Both of my parents grew up during the Depression. My father talked of standing in bread lines. His mom (his dad took off years earlier) found a job as a tavern cook — for meals, he’d go to the back door of the tavern, and Grandma would slide out something — usually fried potatoes that had been sitting awhile, he noted. My mom grew up on a farm, so she and her family ate reasonably well. Theft was a problem — folks would try to steal chickens, produce from the garden. Ironically, had they asked, my grandmom would have fed… Read more »

Funny about Money
Funny about Money
11 years ago

I remember my father telling me he earned$30 a month at the dairy where his brother worked, delivering milk on a horse-drawn cart — and that was plenty of money for him to get by.

My mother said they once spent ten days with nothing to eat but oranges and pancakes.

She used to say the “good old days” weren’t. So far things haven’t gone that far. Let’s hope they never do!

Rhea
Rhea
11 years ago

I am in the middle of reading Hard Times right now. In fact, it is part of my plan to educate myself about the Great Depression so that I can be somewhat prepared for what is to come.

Betsy
Betsy
11 years ago

Having had that book on my bedside table for absolutely years (I read a little bit at a time when I cannot sleep and the short anecdotes are perfect for a short read) I agree with your assessment of the content, J.D. I like the average peoples stories more than the big wigs. (Probably because I’m not a big wig!) A lot of what the big wigs say is opinion and not experience based. I prefer the honest voice of experience over opinion any day. Thank you for bringing this wonderful book to others attention. P.S. My Dad grew up… Read more »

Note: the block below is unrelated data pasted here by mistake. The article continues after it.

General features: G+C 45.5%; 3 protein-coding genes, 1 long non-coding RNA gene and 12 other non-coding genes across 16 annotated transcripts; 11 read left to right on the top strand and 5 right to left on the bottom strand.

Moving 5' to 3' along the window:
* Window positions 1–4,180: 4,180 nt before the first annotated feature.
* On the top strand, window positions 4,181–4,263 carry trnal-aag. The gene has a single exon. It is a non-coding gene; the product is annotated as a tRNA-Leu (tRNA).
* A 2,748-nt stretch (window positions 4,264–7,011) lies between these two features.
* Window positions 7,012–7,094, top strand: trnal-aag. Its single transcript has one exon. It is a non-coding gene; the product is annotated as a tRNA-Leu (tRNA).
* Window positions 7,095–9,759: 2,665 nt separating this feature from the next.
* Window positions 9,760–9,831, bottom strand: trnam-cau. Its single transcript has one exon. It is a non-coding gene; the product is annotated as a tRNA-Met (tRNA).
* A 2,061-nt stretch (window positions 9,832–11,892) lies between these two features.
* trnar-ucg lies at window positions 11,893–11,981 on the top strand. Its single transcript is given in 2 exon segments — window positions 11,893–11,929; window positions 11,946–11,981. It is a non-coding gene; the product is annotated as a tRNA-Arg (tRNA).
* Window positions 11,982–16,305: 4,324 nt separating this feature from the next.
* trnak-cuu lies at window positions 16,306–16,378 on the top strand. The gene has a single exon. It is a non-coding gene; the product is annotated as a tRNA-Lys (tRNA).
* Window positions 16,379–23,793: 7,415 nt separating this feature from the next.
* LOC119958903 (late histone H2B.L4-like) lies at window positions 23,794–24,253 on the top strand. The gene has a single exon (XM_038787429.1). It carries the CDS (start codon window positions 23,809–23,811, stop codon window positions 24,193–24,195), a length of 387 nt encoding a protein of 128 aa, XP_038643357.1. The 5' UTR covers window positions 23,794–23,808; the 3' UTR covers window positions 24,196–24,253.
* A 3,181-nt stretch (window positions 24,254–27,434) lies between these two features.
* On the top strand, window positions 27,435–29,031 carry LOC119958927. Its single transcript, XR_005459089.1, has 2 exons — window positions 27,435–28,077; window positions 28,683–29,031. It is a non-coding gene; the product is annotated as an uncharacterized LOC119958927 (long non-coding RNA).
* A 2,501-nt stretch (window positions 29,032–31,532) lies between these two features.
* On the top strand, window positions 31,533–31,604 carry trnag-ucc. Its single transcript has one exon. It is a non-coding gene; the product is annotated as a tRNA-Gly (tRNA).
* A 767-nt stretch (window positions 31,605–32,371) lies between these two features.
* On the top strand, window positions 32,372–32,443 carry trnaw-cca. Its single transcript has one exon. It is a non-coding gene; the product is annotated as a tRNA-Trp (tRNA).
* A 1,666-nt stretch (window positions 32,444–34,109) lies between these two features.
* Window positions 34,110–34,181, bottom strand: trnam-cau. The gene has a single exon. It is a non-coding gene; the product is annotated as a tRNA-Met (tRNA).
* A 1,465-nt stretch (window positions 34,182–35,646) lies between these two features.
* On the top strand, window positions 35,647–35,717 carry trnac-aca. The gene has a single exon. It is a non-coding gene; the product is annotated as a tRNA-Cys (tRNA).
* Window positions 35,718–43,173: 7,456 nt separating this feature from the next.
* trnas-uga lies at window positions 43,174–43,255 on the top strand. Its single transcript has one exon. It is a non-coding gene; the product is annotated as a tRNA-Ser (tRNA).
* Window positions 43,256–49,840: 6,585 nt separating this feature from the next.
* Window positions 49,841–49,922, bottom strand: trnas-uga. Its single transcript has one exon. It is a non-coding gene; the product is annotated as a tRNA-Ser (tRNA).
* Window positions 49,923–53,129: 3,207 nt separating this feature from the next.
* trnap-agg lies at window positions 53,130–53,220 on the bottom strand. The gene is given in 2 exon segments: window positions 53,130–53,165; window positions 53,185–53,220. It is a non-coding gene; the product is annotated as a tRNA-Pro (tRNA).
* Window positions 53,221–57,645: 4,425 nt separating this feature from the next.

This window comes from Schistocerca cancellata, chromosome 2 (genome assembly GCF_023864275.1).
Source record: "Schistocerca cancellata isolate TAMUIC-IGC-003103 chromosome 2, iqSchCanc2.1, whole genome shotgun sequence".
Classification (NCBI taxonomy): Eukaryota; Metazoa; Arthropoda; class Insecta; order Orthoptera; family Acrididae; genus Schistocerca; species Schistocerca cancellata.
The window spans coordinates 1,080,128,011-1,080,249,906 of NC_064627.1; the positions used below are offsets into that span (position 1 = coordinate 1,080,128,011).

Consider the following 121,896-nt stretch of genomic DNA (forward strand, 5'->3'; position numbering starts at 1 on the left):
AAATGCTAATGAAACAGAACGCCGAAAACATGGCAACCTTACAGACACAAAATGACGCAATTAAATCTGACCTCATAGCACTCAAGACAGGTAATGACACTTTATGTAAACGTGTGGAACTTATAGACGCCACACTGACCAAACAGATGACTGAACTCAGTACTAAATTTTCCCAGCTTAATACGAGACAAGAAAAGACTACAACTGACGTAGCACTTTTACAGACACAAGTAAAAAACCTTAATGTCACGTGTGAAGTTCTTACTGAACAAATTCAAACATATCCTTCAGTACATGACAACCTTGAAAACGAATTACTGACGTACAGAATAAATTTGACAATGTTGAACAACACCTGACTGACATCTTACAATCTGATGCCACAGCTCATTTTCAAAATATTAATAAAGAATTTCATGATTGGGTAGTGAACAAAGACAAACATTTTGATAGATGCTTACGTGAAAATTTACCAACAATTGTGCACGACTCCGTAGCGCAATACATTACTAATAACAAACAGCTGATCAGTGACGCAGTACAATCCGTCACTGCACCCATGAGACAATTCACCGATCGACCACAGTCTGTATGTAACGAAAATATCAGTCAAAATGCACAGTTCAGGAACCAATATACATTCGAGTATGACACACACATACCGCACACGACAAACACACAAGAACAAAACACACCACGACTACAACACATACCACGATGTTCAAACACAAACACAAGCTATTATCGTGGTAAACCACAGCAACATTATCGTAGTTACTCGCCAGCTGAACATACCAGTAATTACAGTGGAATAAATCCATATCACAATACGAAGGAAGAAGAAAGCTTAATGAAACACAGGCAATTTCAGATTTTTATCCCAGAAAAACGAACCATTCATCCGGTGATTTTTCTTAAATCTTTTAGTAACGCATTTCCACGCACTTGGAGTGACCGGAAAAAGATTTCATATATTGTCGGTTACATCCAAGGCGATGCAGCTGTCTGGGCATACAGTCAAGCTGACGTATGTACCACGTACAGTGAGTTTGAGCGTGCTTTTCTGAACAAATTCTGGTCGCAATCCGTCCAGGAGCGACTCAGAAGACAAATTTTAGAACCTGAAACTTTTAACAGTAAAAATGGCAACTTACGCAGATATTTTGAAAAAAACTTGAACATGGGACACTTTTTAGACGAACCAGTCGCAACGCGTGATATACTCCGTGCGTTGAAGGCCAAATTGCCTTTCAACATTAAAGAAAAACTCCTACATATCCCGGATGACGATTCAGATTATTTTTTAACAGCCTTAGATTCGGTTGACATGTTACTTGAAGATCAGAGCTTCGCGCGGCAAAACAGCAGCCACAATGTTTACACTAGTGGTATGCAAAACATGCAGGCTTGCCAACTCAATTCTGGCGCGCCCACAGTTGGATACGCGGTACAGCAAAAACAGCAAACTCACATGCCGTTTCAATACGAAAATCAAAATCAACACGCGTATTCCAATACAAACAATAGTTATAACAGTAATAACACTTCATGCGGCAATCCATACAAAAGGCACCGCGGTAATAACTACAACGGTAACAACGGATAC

Free Your Mind
Free Your Mind
11 years ago

I will have to check this book out! I have done a lot of research on what “went down” during the great depression.

What is going on now (regardless of “statistics”) is nothing compared to what went on during that time… yet…

The thing about a depression is, that people are so disillusioned by propaganda that they often feel as if destitute times just can’t happen in this “GREAT” country. And when it happens, it causes DEPRESSION (hence the name).

But to those who are prepared, you can take advantage of a bad economy and come out ahead.

retired
retired
11 years ago

My grandparents were farmers. They lived through the depression. They never had a credit card. Fridays they went to town for necessities. The only money they banked was the egg and quilt money. In the 1980’s they sold the farm to my uncle. When they moved my Grandfather dug up tin cans of cash from the depression. They were silver certificates. Of course they paid cash for the house in town using the buried money. Ouch! They did not realize the old bills were worth so much. They never bought more than they needed. Most of their clothing they made… Read more »

tinyhands
tinyhands
11 years ago

This would be a great, frugal activity for GRS readers: Record your own oral history.

For tips, visit http://www.storycorps.net

KS
KS
11 years ago

Very interesting to read – I know a fellow who claims “The Great Depression wasn’t that bad – some people had jobs!” He ignores the fact that there was no safety net, drought, and numerous other factors that exacerbated the problem. @Faculties – I, too, don’t know anyone who grew up during the Depression, because I’m the daughter of relatively recent immigrants (40 years ago). Not so unusual.

Laura @ BeyondBeerMoney
Laura @ BeyondBeerMoney
11 years ago

Well-written.

It’s especially interesting to realize that while many people are struggling others are making huge gains right now and doing well.

Also, I feel that a lot of people joke about the recession and cutting back but many aren’t actually making any changes. It will be interesting to see how history tells the story of what’s going on right now.

444
444
11 years ago